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We're once again talking about Brian Wasink, the Cornell Food and Brand Lab. They were in the news last year over a retracted study, and he's back again with six more studies retracted. Nutrition research is hard. This is also not great for the public’s perception of science.

Aaron has a book out now! It’s called The Bad Food Bible: How and Why to Eat Sinfully. You can order a copy now!!!

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You may remember we did an episode, about a year ago, on how a study about Elmo stickers and cookies fell apart, had to be retracted, because it turned out the study hadn't been performed on school kids, as originally thought, but on much younger children in pre-school. Things have gotten worse. This is Healthcare Triage News.

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Last week the author, Cornell researcher, Brian Wansink, had six papers retracted from JAMA Network Journals, all on the same day. Full disclosure, I'm social media editor from JAMA Pediatrics, one of those journals. Doctor Wansink was the director of Cornell's Food and Brand Lab, and he's one of the most well-known researchers in the world when it comes to making changes that might improve our diets. He was well-known, because his work showed again and again that you could make simple, tiny nudges to people and have drastic changes occur. It said, in other words, that it isn't as hard as we might think to get people to eat healthy. It was popular stuff. His studies were cited more than twenty thousand times. You know those hundred-calorie snack packs? Thank his work for those.

But, as of now, thirteen of his studies have been retracted. One said that if you shop when you're hungry, you buy more food. So, obviously, should shop when you're not. Another said that if you pre-order your lunch before it's time to eat, you make better choices. Another said that if you give people smaller bowls, they eat less. And all of these studies made news. It's likely you've heard of at least one of them, and they've all been retracted.

For some time, people have been calling for Cornell to investigate, and they have. It's taken a while, and more than one person has questioned whether they were dragging their feet because the lab, and Wansink's work, brought in a huge amount of money to the school and prestige.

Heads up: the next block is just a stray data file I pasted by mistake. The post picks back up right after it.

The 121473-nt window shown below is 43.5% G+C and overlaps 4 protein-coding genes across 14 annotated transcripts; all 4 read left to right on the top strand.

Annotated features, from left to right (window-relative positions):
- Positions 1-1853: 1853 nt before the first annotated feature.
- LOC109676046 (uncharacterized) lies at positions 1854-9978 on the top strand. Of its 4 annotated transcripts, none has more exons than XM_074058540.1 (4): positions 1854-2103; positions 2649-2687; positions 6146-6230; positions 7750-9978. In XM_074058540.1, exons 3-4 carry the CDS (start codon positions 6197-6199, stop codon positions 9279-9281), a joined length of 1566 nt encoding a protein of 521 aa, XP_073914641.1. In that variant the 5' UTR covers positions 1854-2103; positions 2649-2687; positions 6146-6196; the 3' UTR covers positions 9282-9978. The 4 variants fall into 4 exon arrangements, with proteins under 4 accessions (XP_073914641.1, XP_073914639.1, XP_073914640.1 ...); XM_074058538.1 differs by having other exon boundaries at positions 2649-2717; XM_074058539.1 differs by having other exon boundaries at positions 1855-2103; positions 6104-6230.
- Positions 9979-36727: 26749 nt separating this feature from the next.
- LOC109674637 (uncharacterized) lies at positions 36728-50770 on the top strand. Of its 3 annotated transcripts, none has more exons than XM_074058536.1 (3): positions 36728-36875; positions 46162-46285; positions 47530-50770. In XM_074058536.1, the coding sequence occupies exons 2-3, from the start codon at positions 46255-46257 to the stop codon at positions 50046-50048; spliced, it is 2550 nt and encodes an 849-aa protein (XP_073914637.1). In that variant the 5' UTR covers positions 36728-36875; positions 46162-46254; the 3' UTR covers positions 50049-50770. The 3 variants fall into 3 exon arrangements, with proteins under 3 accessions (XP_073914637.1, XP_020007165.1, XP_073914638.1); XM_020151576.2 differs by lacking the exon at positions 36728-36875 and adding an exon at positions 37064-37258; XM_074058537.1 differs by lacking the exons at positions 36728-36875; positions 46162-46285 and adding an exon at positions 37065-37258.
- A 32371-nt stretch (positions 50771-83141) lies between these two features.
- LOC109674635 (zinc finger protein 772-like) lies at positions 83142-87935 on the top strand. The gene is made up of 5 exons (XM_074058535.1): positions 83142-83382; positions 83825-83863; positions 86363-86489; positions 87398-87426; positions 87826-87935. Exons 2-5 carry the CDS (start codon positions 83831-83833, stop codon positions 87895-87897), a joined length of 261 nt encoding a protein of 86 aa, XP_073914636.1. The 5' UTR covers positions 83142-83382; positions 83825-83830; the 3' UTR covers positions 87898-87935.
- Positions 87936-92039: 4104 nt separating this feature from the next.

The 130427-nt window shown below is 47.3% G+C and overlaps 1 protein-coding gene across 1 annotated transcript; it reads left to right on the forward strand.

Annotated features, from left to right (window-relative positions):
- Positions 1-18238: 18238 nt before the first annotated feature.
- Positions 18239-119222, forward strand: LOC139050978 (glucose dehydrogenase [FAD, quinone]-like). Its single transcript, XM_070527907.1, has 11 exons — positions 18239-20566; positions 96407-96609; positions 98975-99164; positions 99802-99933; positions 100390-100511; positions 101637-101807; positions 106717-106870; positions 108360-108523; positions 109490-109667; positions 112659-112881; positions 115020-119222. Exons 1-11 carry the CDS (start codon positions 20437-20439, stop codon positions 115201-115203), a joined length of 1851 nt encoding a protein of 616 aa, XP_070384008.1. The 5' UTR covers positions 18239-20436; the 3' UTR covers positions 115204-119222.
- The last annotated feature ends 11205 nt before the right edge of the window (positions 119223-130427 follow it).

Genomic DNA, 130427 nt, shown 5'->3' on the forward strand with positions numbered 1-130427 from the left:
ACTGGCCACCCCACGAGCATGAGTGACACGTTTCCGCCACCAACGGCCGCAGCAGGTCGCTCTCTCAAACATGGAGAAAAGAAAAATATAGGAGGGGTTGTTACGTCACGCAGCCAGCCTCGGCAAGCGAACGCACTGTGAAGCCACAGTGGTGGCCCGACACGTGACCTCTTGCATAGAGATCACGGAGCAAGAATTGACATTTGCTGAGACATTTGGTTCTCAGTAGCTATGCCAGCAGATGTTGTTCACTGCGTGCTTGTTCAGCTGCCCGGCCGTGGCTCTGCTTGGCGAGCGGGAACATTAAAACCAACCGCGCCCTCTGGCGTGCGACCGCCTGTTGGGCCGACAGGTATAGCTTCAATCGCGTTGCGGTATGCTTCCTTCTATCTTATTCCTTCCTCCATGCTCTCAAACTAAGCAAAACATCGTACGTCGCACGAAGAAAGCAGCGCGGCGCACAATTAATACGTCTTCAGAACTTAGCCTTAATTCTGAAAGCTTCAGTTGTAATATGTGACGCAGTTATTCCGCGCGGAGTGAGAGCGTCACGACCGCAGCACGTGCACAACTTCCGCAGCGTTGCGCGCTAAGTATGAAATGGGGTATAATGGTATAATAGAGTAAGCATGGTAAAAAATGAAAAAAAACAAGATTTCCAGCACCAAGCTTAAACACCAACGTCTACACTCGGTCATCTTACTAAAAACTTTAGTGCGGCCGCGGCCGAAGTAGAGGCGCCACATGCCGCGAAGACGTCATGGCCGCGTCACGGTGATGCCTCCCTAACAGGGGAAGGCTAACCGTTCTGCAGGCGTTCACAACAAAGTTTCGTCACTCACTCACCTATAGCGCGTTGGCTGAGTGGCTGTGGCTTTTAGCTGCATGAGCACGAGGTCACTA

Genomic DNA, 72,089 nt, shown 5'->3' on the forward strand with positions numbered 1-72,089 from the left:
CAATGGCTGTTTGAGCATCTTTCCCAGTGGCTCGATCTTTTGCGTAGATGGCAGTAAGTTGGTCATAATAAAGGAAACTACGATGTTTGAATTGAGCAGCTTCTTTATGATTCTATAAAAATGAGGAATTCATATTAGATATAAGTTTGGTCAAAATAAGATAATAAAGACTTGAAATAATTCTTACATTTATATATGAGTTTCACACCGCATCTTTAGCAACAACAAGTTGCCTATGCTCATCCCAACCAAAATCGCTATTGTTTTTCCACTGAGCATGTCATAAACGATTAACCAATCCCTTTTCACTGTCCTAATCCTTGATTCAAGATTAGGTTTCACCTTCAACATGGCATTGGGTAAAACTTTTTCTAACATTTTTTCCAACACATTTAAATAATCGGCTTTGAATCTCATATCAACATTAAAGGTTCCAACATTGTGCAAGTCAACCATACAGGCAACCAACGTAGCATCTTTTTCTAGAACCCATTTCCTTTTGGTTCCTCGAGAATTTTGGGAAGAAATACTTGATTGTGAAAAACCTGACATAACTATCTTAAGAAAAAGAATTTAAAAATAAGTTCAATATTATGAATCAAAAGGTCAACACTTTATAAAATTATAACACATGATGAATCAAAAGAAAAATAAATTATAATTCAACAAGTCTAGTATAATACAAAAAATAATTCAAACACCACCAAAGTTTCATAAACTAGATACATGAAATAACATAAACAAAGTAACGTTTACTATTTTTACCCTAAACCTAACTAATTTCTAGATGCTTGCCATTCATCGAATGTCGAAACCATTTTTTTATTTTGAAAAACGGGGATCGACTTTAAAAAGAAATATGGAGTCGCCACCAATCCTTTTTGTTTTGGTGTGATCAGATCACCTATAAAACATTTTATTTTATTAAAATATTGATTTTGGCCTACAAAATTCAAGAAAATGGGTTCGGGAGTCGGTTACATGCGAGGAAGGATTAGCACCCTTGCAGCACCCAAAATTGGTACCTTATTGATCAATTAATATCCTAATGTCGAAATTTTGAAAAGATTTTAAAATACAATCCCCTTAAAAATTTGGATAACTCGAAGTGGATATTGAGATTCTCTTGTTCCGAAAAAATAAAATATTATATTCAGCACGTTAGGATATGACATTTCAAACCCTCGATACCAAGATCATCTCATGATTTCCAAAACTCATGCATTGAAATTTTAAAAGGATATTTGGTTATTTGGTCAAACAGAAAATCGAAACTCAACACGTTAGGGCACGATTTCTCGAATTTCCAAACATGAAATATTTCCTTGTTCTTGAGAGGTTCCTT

Cornell's provost recently said Dr. Wansink's issues, and I'm quoting, included the misreporting of research data, problematic statistical techniques, failure to properly document and preserve research results, and inappropriate authorship. 

Wansink has decided to resign at the end of this academic year. He still maintains that he did nothing wrong, and that others will vindicate his work. I'm a little skeptical, not because I think he's evil, but because if there is one lesson to be learned from Healthcare Triage about nutrition, it's this: There are no easy solutions. If we could magically make things easier, we would. If we would get people to eat healthier with no pain, with no hard choices, with no trade-offs, we'd do it. Of course we would. There are always trade-offs, in everything when it comes to healthcare, even with food.

Many news stories about this in the past week and months to come will focused on the scientific methods used or misused in this work, and that's important and it's real. But, the lesson I hope you take home is this: be skeptical. If someone tells you a new study overturns everything we know and makes a complicated problem seem easy, question it.

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Do you like the show? Always helps if you like or subscribe right down there. And another good way for you to support the show is with a subscription service called, where you the viewer can directly support on anything you like, like a dollar a month. More if you like, but if you don't want to, totally fine as well. Go to to see how you can help.

We'd especially like to thank our Research Associates, Joe Sevits, Crafty_Geek, and Jonathon Dunn, and, of course, our Surgeon Admiral, Sam. As always, go to to pick up good Healthcare Triage merch and my book, The Bad Food Bible, still on sale in stores.